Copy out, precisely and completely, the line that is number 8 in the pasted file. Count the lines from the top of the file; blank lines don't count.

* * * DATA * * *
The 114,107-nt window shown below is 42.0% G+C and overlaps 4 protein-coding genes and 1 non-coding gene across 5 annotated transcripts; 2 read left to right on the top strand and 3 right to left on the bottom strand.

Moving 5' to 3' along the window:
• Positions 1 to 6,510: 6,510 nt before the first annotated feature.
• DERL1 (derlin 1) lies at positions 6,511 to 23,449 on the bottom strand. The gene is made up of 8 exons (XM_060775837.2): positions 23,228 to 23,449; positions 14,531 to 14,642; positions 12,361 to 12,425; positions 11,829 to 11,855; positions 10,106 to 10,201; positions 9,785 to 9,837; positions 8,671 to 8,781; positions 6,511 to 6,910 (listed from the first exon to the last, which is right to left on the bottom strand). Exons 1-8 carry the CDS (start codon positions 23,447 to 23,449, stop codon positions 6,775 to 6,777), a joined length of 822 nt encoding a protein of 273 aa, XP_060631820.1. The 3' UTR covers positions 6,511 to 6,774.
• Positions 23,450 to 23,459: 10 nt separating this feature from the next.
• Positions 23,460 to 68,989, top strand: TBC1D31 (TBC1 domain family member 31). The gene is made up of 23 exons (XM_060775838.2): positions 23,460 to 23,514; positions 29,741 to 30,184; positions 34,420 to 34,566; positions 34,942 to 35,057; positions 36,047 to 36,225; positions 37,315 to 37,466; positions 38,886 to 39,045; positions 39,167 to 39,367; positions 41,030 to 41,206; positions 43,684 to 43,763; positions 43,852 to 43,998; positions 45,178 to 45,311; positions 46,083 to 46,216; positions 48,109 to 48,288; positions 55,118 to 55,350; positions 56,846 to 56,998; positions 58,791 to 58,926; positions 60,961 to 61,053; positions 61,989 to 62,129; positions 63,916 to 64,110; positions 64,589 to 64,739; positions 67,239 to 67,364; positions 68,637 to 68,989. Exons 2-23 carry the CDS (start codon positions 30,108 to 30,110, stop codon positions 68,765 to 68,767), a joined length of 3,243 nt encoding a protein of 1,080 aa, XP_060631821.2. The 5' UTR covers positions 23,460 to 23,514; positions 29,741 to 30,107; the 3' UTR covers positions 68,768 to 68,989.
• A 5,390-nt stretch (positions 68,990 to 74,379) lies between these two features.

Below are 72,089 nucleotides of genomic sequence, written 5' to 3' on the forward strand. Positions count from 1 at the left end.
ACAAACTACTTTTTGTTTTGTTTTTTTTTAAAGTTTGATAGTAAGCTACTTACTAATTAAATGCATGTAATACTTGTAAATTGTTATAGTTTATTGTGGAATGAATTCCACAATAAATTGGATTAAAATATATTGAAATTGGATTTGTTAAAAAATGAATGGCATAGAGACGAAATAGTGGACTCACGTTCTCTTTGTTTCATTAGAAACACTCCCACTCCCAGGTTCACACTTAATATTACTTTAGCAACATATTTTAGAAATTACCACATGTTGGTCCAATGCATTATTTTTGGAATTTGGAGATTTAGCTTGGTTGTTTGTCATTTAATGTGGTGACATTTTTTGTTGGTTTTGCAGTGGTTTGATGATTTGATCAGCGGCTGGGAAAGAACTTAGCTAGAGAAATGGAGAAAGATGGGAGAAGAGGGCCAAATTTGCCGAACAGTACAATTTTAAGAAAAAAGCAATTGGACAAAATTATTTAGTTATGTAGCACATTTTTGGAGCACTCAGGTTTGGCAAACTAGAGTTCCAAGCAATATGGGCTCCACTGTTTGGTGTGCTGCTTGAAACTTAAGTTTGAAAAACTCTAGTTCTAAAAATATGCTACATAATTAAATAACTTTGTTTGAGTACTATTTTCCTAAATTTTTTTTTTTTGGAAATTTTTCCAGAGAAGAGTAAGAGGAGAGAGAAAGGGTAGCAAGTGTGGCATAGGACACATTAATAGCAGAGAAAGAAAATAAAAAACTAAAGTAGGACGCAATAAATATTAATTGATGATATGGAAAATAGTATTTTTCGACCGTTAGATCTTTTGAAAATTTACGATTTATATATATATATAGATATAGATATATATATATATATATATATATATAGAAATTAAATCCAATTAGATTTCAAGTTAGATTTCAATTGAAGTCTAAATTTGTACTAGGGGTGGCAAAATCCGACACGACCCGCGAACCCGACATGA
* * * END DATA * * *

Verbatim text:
Below are 72,089 nucleotides of genomic sequence, written 5' to 3' on the forward strand. Positions count from 1 at the left end.